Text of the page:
• Steve Weaver says:

          Absolutely agree with Gary. I have seen the launch of a new career greatly assisted by a PRO rep. Of course they don’t advertise that – they can’t do it for everyone.

          Steve

  7. […] Let me start by making one thing perfectly clear: Even though this entire three part series has been about vetting the sales pitches, organizational structures, and payment methods of the two main U.S. Performing Rights Organizations (“PROs”)—ASCAP and BMI— Without them, the economic viability of the writers of popular music would be endangered and the music business, in general, would suffer. View Article Here […]

  8. Cath says:

    Moses, is there no way to lobby ASCAP to level the playing field for the instrumental musicians, given that you found it’s 8:1 in favour of music with vocals?

  9. Moses Avalon’s,

    All of your comment are very interesting’When it come down to it all three work the same,we the small music
    people are left out.No money to retain attorney so attorney don’t even try working with us. I’m a member
    of BMI for many years,have many music released over sea.When ask to look in to things,no good answer from
    representative.So all me can do,is keep doing our small
    music thing.I’ll be buying your 100 answer to 50 question
    on the music business.keep up your good works.

  10. Looks to me SESAC is the way to go for me and my band. Maybe a combination of YouLicense, SoundScan, and other independent licensing methods could replace the money that would have been earned in a PRO. Thanks for the great series!

  11. Fletcher Tomkowicz says:

    I didn’t say that they “should.” I think that they will though. Remember, Sep was a 4th round pick. I wouldn’t be surprised to see a similar thing happen.

  12. E says:

    Moses,

    I would be interested in hearing your thoughts on Songtrust and Tunecore’s recent jump into the publishing adminstration business for independent songwriters.

    Can we expect an email/blog post in the near future?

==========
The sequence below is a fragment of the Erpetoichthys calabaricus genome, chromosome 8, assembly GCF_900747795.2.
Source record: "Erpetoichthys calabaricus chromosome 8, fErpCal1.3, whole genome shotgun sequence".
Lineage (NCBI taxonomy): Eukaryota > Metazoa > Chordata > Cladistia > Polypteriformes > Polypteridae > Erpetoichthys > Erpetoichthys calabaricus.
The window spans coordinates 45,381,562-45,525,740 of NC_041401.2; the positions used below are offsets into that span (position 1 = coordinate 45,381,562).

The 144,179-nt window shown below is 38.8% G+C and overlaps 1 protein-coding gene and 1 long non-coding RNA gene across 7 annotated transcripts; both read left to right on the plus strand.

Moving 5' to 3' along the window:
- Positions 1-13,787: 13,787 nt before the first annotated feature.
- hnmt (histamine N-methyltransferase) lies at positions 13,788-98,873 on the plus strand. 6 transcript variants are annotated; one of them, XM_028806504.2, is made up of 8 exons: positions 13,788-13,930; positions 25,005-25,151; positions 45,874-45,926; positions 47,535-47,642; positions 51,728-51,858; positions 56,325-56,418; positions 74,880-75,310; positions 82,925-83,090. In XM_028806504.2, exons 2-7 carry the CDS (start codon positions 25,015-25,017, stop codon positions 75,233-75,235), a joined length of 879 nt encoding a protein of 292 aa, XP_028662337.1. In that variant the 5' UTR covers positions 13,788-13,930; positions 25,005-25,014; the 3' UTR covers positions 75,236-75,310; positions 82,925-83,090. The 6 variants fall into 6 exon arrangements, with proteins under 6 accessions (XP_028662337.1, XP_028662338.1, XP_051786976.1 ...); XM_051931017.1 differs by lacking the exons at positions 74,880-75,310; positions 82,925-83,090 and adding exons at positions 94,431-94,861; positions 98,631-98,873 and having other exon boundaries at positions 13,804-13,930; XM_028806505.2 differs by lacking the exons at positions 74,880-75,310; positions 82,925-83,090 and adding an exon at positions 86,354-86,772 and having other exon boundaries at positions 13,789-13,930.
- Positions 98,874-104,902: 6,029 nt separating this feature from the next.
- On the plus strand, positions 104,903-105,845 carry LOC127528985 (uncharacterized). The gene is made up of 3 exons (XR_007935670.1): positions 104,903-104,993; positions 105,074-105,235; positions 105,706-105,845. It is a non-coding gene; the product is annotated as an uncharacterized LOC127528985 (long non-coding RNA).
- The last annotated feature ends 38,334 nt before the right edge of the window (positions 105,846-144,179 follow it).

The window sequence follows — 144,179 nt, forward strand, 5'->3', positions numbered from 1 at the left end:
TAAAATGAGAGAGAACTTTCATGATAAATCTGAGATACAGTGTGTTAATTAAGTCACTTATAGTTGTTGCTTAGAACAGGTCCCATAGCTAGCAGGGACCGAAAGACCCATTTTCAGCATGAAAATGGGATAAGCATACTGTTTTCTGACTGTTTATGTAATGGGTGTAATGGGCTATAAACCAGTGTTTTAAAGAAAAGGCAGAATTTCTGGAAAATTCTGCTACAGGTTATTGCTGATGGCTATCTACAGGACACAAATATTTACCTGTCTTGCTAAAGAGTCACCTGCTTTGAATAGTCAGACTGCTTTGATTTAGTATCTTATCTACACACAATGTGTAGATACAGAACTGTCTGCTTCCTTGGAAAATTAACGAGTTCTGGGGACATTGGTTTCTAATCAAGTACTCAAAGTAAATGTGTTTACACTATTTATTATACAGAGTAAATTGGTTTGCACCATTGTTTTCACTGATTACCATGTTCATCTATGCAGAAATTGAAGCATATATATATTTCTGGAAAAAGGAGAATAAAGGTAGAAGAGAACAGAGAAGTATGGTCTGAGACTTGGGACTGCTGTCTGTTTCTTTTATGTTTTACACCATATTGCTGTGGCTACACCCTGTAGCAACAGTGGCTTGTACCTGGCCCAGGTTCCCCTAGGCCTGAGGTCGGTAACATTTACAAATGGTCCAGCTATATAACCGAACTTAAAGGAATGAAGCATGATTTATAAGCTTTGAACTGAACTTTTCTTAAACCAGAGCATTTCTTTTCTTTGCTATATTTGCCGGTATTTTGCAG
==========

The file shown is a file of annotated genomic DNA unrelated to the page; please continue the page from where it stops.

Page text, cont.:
13. Bob says:

    Interesting series of articles, Mo.

    I contacted ASCAP and BMI this week to see if I could get any info to help me choose.

    I’m a pianist in the SF Bay Area, and have performed with top names in the Latin, Brazilian, and jazz scenes here for over 15 years, including some nationally-known artists.

    After having been a sideman all this time, I’m writing and recording original material, which I plan to self-publish and sell on my web site. I realize it’s unlikely I’ll ever see any performance royalties (I write small group instrumental jazz-ish compositions) but I figure I should affiliate anyway. You never know.

    In Don Passman’s book, he strongly recommends affiliating as a first step for anyone who plans to self-publish. And in his book on publishing, Randall Wixen suggests meeting with a member of each PRO. Since there are no PRO offices here in Oakland, CA, I called ASCAP and BMI.

    I explained I’ve been doing a lot of research but am still undecided. And, as recommended, I asked: ‘why should I affiliate with your organization?’

    The ASCAP rep in LA sounded bored. Her answers were terse, as if she were trying to use as little energy as possible, and a bit robotic, as if she were reciting a memorized script. She cited their member-elected board as an advantage – though that didn’t strike me as giving me much of a say in such a large organization (where, I’ve since learned from reading ‘Confessions…’ that the votes of power players carry much more weight than those of the rabble).

    Then: silence.

    I asked ‘anything else?’

    She said they’re better at seeking more money for their artists, and that BMI wouldn’t do this as well because ‘they won’t sue themselves.’ This didn’t strike me as a particularly strong argument, because if BMI was paying significantly less, clients would eventually switch to ASCAP.

    Again, silence.

    I tried one more time: ‘Anything else?’

    No, that was it.

    It took three tries to reach a rep at BMI in LA. The first time, early in the day, I left a message. Second try, several hours later, I got a recording saying the office was closed, even though it was only 3:30 pm. Someone finally answered a few minutes later.